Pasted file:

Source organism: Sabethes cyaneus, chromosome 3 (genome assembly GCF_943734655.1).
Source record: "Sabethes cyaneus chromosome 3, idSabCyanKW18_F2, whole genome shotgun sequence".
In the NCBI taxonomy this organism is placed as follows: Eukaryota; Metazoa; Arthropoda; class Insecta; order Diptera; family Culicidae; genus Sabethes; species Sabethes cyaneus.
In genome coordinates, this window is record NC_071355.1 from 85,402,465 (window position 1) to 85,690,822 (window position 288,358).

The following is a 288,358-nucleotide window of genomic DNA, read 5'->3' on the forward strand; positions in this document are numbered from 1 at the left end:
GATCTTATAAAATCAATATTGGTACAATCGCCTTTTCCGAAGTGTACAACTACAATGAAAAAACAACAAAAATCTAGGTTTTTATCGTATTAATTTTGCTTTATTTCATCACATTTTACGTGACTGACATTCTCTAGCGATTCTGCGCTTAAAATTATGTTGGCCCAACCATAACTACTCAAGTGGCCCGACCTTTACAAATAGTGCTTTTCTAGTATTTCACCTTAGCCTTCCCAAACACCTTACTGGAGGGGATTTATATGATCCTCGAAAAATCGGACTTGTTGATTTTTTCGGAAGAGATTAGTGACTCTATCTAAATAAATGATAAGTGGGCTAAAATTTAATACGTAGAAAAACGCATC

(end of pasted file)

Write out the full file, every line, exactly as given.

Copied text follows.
Source organism: Sabethes cyaneus, chromosome 3 (genome assembly GCF_943734655.1).
Source record: "Sabethes cyaneus chromosome 3, idSabCyanKW18_F2, whole genome shotgun sequence".
In the NCBI taxonomy this organism is placed as follows: Eukaryota; Metazoa; Arthropoda; class Insecta; order Diptera; family Culicidae; genus Sabethes; species Sabethes cyaneus.
In genome coordinates, this window is record NC_071355.1 from 85,402,465 (window position 1) to 85,690,822 (window position 288,358).

The following is a 288,358-nucleotide window of genomic DNA, read 5'->3' on the forward strand; positions in this document are numbered from 1 at the left end:
GATCTTATAAAATCAATATTGGTACAATCGCCTTTTCCGAAGTGTACAACTACAATGAAAAAACAACAAAAATCTAGGTTTTTATCGTATTAATTTTGCTTTATTTCATCACATTTTACGTGACTGACATTCTCTAGCGATTCTGCGCTTAAAATTATGTTGGCCCAACCATAACTACTCAAGTGGCCCGACCTTTACAAATAGTGCTTTTCTAGTATTTCACCTTAGCCTTCCCAAACACCTTACTGGAGGGGATTTATATGATCCTCGAAAAATCGGACTTGTTGATTTTTTCGGAAGAGATTAGTGACTCTATCTAAATAAATGATAAGTGGGCTAAAATTTAATACGTAGAAAAACGCATC